Building resilience against natural threats and disasters has now become a priority in cities and urban areas. The Covid-19 pandemic has provided the world with a taste of how a widespread calamity can cause massive losses and disruption in cities and communities.
The extreme events caused by climate change is another threat that countries and cities are facing. Building resilience has become critical in cities to protect their residents, infrastructure, and assets against these natural risks and threats.
A paper by Elrasheid Elkhidir and Sandeeka Mannakkara sought to help New Zealand to have resilient cities through partnering with other cities.
The study defines resilience as “the ability to anticipate and resist the effects of a disruptive event, minimise adverse impacts, respond effectively to post-event, maintain or recover functionality, and adapt in a way that allows for learning and thriving.”
The study established factors in selecting suitable partner cities to help cities find their partner city for resilience building, collaboration, and knowledge sharing. The criteria discussed thoroughly in the study are the following:
- the similarity of hazards and impacts
- geographic proximity
- resources and priorities
- resilience performance
- city size and demographics
- previous relationships
- willingness to collaborate and similar industries
According to the study, international frameworks like the Sendai Framework for Disaster Risk Reduction encourage collaboration and sharing of best practices knowledge, lessons learned between cities to enhance resilience, and facilitate national-level local risk reduction programs.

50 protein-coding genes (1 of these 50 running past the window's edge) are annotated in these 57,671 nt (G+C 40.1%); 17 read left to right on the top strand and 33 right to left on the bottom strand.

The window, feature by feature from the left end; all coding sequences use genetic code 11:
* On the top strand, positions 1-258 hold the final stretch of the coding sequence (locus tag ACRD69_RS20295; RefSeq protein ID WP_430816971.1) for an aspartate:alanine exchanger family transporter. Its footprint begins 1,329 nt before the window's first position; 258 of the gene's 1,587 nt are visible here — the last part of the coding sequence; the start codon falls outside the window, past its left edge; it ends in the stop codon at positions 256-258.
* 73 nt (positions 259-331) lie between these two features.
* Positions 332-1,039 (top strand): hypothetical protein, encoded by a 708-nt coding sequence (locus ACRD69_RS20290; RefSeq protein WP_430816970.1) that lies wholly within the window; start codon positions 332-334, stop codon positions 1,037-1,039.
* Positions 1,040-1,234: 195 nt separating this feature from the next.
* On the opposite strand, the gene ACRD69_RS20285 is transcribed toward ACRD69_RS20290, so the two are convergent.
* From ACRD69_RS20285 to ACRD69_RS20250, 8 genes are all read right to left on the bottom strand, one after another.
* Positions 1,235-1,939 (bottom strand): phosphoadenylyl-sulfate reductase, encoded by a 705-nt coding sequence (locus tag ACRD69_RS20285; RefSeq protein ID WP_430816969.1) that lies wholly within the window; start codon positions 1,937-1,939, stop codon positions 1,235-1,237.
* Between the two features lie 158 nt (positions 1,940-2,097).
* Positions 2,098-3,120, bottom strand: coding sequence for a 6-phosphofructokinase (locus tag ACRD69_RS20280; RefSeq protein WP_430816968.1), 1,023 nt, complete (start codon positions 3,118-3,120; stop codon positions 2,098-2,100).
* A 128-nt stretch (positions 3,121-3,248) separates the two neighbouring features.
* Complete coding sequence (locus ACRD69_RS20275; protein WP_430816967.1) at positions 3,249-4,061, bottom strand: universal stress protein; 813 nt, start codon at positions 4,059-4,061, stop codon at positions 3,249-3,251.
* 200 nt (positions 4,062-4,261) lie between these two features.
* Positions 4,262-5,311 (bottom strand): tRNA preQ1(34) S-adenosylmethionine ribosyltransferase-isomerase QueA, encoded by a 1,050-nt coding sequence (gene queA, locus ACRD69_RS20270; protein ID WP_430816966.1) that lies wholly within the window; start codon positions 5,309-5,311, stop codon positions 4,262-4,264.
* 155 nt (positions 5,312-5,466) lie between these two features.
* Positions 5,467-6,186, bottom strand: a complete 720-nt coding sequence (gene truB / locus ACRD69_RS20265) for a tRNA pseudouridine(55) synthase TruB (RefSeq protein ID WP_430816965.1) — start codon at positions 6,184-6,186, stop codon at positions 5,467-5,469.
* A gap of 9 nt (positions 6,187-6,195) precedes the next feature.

The study also highlights the advantages of intercity collaboration and knowledge sharing. For example, sharing systems, tools, and resources can improve institutional capacities, reduce staff costs, provide access to expertise, align policies and standards, and develop relationships and communication between cities.
The authors selected the seven largest cities in New Zealand, to which 5 of them participated in the study. These five cities: Auckland, Christchurch, Wellington, Hamilton, and Tauranga, represented around 50% of the country’s population.
Representatives from each city’s local council, Civil Defence Emergency Management (CDEM), lifeline groups, resilience consultants, and relevant organisations provided the information on the city’s resilience practices, prior experience with networks, and preferences for intercity collaborative and resilience-building.
The study’s findings will help governments at various levels, practitioners of resilience and disaster risk management, and policymakers seeking national-level intercity collaborations to enhance their cities resilience against natural threats and disasters.
To read the entire paper, click the link below: